Mazda Koeru Crossover Concept Coming to Frankfurt
SUV Could Preview Replacement for CX-7 or CX-9
The crossover segment is about to get substantially more stylish, as Mazda announced that it would bring its Koeru concept to the 2015 Frankfurt International Motor Show, happening September 15-27. The crossover, which looks to be larger than the company’s CX-5 compact SUV, is likely a replacement for the seven-seat CX-9, although it could instead be a two-row crossover in the vein of the Nissan Murano and late Mazda CX-7.
Mazda says koeru is Japanese for “exceed” or “go beyond,” which is likely what the company hopes to do in comparison to its crossover’s intended competition. The stylish Mazda6 sedan, Mazda3 compact, and CX-5 crossover have each injected elements of driving fun and panache into their respective segments, so it would make sense that the company would want to bring that mojo into another size class.
Based on the teaser sketch released today by Mazda, it’s on the right track with the Koeru concept. If it takes the form of a personal crossover in the vein of the Nissan Murano, it will definitely rival that SUV in terms of eye-catching styling, although to our eye, the Mazda will be far less polarizing and more traditionally attractive. And if the Koeru is sized more like the Honda Pilot and Ford Explorer, the Mazda will be far and away the most attractive vehicle in the segment (although perhaps at the expense of interior space, given the concept’s attractive, sloping rear window).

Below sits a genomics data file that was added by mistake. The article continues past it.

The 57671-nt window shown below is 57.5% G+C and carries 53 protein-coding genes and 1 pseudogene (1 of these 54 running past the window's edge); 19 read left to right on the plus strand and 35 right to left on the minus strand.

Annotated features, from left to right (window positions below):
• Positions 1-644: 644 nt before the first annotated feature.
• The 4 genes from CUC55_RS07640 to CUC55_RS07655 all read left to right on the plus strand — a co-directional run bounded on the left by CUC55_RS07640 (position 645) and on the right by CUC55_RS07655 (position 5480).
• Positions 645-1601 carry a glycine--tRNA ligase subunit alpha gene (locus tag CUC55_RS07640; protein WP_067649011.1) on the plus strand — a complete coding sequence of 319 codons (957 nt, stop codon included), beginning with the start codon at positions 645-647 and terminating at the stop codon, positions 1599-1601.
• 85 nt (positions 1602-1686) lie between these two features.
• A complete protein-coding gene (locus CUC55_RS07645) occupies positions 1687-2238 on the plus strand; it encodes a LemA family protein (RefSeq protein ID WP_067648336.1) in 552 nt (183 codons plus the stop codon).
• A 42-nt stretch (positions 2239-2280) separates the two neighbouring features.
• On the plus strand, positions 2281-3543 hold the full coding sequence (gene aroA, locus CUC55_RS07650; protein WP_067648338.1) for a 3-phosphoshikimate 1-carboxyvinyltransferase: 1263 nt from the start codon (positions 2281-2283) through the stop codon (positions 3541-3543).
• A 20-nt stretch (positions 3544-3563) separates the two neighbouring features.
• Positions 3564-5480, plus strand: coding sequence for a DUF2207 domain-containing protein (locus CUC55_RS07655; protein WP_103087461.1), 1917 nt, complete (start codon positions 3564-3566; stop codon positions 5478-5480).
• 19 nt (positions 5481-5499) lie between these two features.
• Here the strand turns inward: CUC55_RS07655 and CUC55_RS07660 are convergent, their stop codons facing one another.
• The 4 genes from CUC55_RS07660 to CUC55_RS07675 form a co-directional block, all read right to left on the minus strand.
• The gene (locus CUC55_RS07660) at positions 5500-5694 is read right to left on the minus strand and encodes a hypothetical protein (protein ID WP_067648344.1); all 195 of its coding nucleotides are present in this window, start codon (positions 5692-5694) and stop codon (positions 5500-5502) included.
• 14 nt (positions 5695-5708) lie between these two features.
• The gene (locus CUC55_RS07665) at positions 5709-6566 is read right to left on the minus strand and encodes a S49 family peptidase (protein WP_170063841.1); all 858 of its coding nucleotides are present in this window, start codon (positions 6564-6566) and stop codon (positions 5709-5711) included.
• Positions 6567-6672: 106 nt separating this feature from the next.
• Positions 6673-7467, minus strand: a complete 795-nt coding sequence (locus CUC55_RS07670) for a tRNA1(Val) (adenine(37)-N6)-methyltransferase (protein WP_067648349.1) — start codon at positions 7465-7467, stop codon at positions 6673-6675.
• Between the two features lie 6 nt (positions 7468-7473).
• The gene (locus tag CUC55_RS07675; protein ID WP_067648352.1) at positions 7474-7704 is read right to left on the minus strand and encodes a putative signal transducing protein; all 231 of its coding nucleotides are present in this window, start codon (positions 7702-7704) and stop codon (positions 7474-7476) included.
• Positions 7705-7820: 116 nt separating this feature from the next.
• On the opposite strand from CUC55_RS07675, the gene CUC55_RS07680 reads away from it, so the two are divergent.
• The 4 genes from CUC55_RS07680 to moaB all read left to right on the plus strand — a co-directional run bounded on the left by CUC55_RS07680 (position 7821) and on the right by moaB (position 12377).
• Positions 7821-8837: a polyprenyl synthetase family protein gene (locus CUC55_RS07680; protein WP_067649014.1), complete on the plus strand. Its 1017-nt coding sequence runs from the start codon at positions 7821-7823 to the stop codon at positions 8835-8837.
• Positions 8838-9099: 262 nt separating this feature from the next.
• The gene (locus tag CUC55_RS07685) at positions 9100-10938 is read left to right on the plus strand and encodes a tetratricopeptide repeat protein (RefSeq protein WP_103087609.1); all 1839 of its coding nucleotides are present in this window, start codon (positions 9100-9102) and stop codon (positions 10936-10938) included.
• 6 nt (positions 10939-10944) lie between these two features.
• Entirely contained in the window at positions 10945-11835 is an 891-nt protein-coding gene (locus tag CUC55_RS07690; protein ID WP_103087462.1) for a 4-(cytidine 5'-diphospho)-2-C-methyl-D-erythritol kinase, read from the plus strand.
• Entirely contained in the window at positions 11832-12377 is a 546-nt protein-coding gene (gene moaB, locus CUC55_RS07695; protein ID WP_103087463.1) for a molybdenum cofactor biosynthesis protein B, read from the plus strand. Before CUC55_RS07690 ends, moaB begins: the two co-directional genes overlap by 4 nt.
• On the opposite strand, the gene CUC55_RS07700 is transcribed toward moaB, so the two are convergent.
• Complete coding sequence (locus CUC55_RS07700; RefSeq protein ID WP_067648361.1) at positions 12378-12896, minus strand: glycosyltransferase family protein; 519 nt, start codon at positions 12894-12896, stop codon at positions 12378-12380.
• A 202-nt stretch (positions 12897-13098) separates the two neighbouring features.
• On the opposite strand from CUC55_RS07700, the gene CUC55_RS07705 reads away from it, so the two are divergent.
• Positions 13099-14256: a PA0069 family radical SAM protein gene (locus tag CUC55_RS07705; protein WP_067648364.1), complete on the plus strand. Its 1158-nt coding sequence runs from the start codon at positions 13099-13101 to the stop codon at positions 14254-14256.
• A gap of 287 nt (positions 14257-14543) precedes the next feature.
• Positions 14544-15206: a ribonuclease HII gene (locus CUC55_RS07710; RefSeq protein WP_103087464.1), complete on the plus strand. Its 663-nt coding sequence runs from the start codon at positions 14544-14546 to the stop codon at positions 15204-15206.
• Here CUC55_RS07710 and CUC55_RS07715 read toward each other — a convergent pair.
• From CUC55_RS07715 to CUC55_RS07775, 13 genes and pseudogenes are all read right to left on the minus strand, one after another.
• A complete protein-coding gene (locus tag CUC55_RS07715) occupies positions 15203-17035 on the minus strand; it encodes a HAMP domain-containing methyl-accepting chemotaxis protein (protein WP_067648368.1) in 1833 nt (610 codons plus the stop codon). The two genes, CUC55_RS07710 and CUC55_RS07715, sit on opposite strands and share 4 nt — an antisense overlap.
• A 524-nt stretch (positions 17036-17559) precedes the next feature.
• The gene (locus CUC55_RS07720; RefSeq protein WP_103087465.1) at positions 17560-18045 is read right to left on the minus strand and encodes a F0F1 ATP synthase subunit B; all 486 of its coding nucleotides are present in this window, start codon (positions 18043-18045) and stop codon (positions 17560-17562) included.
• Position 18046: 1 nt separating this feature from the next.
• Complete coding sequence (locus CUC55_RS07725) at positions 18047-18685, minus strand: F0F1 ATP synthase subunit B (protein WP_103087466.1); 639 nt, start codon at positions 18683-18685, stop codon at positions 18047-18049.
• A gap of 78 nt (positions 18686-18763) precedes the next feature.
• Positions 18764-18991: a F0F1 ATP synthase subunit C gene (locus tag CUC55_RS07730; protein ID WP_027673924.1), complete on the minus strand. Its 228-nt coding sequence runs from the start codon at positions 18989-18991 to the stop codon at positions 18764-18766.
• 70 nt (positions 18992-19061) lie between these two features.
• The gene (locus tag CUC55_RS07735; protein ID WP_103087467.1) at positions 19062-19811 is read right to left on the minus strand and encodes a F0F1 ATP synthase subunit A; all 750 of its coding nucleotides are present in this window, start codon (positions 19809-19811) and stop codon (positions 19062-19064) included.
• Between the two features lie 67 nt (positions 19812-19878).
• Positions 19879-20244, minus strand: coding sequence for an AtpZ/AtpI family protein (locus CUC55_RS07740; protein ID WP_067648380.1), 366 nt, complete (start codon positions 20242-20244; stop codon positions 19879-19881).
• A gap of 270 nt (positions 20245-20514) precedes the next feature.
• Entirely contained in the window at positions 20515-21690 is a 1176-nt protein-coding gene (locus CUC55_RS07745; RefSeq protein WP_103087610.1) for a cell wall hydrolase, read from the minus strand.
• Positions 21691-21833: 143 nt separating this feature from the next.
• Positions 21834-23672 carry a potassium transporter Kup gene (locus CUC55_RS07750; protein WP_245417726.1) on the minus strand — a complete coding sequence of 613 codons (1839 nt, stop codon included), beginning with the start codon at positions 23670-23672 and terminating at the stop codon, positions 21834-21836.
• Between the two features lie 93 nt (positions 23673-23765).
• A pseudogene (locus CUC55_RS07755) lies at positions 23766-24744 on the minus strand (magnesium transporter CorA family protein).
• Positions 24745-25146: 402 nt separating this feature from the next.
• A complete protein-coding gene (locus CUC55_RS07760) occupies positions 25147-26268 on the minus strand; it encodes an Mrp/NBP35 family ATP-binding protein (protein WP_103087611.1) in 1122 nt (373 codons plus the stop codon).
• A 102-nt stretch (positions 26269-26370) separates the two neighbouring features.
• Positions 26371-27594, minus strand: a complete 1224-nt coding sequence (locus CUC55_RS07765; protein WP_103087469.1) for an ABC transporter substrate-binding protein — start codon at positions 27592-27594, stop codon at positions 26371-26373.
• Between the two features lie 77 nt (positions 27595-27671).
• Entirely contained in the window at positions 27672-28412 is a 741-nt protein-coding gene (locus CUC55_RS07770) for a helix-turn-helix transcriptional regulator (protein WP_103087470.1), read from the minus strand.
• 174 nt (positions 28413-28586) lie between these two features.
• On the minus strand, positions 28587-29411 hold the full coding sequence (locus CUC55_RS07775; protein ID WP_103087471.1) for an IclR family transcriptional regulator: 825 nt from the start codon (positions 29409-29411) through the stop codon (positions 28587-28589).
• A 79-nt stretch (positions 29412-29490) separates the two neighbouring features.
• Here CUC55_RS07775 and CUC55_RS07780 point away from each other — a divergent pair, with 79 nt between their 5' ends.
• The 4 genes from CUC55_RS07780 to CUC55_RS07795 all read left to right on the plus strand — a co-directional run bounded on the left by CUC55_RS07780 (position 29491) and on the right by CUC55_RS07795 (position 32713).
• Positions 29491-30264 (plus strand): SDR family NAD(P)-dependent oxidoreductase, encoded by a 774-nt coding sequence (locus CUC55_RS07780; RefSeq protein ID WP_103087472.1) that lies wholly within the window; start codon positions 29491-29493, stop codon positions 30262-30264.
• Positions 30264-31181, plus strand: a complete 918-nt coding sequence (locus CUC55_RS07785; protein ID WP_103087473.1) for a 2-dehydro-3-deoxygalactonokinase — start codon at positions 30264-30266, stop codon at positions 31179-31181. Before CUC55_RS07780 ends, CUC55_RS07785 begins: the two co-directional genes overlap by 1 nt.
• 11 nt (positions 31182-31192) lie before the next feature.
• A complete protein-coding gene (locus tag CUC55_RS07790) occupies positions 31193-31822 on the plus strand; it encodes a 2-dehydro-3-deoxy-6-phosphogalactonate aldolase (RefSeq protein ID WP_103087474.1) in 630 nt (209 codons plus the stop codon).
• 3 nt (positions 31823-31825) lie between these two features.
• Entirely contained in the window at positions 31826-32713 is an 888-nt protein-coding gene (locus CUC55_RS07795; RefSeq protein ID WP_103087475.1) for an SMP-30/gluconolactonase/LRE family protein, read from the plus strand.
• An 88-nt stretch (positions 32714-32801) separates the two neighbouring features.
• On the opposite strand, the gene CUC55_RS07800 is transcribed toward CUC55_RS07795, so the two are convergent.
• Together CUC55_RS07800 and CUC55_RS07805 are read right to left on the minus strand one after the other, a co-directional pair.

A SKYACTIV Generation 2 engine may power the Koeru, featuring an enhancement to the company’s trademark engine architecture. In addition to the existing SKYACTIV technologies, which include aluminum construction, low-friction engine internals, direct injection, direct ignition, variable valve timing, and high compression, Generation 2 could add homogenous charge compression ignition (HCCI). HCCI relies on increased cylinder compression to produce auto-ignition (much like a diesel) under certain circumstances, and the technology allows a much leaner air-fuel mixture for cleaner combustion and increased efficiency. A conventional ignition system might still be on hand for high-load situations (heavy acceleration or towing).
In any case, it’s fair to expect segment-leading (or at least equivalent) fuel efficiency from the Koeru’s production-car progeny. Mazda has been on a roll lately in producing fun-to-drive and efficient vehicles, and we’ll be excited to see the company capitalize on its momentum to give us an athletic larger crossover.